Eric Kumor saw many of his nursing colleagues from a COVID-19 unit in Lansing, Michigan, transfer or take other jobs this past spring when the pandemic's third wave began to hit. He followed them out the door in July.

"It was like this mass exodus. Everybody chose their own health and wellness over dealing with another wave," he said.

He said he plans on returning to health care someday, but for now he is working at a barbecue joint, where the worst thing that can happen is "burning a brisket."

Test-to-stay: Instead of quarantine for Covid-exposed students, some schools are trying testing

  Test-to-stay: Instead of quarantine for Covid-exposed students, some schools are trying testing For test-to-stay, if Covid-exposed students test negative and have no symptoms, they can continue going to school in person. If the exposed student tests positive, they must isolate at home. This approach is called test-to-stay, and the US Centers for Disease Control and Prevention is now working with select school districts across the nation to evaluate the practice. Marietta City Schools told CNN that it originally implemented its test-to-stay program on its own; it's now one of the school districts in touch with the CDC as part of its evaluation process.

"I'm not done with nursing yet," he said.

Betty Jo Rocchio, chief nursing officer for Mercy Health, which runs hospitals and clinics in Missouri, Arkansas, Kansas and Oklahoma, said her system has about 8,500 nurses but is losing about 160 each month.

The departures are also taking their toll on nursing education, which relies on clinical instructors and preceptors, the experienced, hands-on nurses who mentor students on the job.

Nursing faculty is expected to shrink by 25 percent by 2025 across the country as nurses retire or leave because of burnout or other reasons, said Patricia Hurn, the nursing school dean at Michigan.

Mindy Schiebler, a cardiac nurse from Vancouver, Washington, taught nursing students for three years before quitting in 2016. She said she would love to still be teaching but that it's not workable financially. She said she knows nursing professors who work multiple jobs or dip into their retirement savings.

"How long can you subsidize your own job?" she asked. "Nurses will make double what you make in just a few years out of the gate."

Administrators said they would like to see more financial incentives such as tax breaks for instructors and preceptors. Rocchio said it would also help to have national licensing instead of state-by-state requirements, giving health systems more flexibility in training and hiring.

FDA says Pfizer vaccine appears to work in young kids; study shows lower mortality rates for vaccinated people: Live COVID updates

  FDA says Pfizer vaccine appears to work in young kids; study shows lower mortality rates for vaccinated people: Live COVID updates Pfizer’s COVID vaccine appears highly effective at preventing symptomatic infections in young kids and caused no unexpected safety issues, feds say.The Food and Drug Administration posted its analysis of Pfizer’s data ahead of a public meeting next week to debate whether the shots are ready for the nation’s roughly 28 million children ages 5 to 11. The agency will ask a panel of outside vaccine experts to vote on that question and is expected to authorize the vaccine for young children as early as next week.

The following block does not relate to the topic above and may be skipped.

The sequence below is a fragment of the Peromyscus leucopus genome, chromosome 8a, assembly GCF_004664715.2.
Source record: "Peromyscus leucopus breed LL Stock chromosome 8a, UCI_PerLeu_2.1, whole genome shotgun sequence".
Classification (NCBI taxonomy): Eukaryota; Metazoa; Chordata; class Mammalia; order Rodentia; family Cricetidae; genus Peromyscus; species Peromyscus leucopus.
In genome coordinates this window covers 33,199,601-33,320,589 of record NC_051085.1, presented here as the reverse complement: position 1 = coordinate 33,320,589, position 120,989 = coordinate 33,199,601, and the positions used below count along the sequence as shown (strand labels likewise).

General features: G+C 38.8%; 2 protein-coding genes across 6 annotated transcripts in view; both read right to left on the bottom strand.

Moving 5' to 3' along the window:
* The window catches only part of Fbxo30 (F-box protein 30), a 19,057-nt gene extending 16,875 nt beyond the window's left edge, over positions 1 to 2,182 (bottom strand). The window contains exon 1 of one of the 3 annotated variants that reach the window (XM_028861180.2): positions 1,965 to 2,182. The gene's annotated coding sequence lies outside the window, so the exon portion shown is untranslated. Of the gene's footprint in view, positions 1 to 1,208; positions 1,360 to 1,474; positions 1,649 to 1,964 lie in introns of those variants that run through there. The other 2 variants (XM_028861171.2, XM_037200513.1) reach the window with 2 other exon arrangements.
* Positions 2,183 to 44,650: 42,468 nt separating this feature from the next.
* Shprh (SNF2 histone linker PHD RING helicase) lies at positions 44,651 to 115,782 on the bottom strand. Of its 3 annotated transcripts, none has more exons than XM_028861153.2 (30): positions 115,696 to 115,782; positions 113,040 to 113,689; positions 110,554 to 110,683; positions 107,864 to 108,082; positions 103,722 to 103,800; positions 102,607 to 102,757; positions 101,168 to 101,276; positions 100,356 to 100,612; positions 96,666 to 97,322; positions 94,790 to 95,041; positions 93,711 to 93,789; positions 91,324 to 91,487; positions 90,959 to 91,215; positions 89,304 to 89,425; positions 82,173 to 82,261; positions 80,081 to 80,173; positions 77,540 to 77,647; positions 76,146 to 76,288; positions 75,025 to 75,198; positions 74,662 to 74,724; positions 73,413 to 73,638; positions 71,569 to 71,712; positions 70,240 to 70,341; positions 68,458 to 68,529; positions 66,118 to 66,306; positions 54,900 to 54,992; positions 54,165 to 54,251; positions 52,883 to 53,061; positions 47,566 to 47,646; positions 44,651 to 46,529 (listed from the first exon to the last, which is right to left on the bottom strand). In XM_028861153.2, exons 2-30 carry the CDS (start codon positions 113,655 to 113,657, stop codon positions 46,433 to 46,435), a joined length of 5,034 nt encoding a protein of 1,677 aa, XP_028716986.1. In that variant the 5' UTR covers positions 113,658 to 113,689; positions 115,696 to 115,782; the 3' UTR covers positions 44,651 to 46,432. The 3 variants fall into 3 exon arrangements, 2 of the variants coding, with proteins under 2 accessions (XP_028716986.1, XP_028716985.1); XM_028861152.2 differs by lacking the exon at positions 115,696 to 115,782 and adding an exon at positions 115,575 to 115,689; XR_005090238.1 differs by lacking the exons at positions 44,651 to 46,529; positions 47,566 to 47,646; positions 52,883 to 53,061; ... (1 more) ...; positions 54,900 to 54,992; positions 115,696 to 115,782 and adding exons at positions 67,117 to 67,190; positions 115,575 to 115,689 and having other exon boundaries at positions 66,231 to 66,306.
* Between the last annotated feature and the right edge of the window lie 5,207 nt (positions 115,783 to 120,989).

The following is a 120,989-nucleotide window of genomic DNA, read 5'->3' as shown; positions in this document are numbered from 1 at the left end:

Hurn said the pandemic has led to a new focus at her school on the mental health of students, leading to the creation of programs such as "Yoga on the Lawn."

"For nursing, you have to develop the skills to be resilient, to adapt to high-strain conditions," she said.

First year nursing student, Emma Champlin said that like many of her classmates, she saw the pandemic as a chance to learn critical-care skills and to help at a time when those abilities are needed. Champlin, poses for a photo in her clinical laboratory class at Fresno State on Wednesday, Oct. 13, 2021, in Fresno, Calif. Gary Kazanjian/AP Photo © Gary Kazanjian/AP Photo First year nursing student, Emma Champlin said that like many of her classmates, she saw the pandemic as a chance to learn critical-care skills and to help at a time when those abilities are needed. Champlin, poses for a photo in her clinical laboratory class at Fresno State on Wednesday, Oct. 13, 2021, in Fresno, Calif. Gary Kazanjian/AP Photo

Related Articles

  • Thousands of Public Servants Could Have Student Loans Forgiven After Lawsuit Settled
  • The 11 Biggest GoFundMe Fundraisers Ever
  • Watch: Healthcare Worker's Haunting 3am Piano Concert Reduces Listeners to Tears
  • Companies Hit By Worker Strikes in Recent Weeks, John Deere Latest Impacted
  • New Immunotherapy Treatment Brings Hope to Head and Neck Cancer Patients

Start your unlimited Newsweek trial

Mississippi State's Mike Leach has nothing but scorn for candy corn .
Considering the innovations Leach has made in football, maybe he’ll tackle innovations in the candy business upon retirement. Between this and the dating advice he’s offered, Leach is great when it comes to non-football topics.Subscribe to Yardbarker's Morning Bark, the most comprehensive newsletter in sports. Customize your email to get the latest news on your favorite sports, teams and schools. Emailed daily.

usr: 2
This is interesting!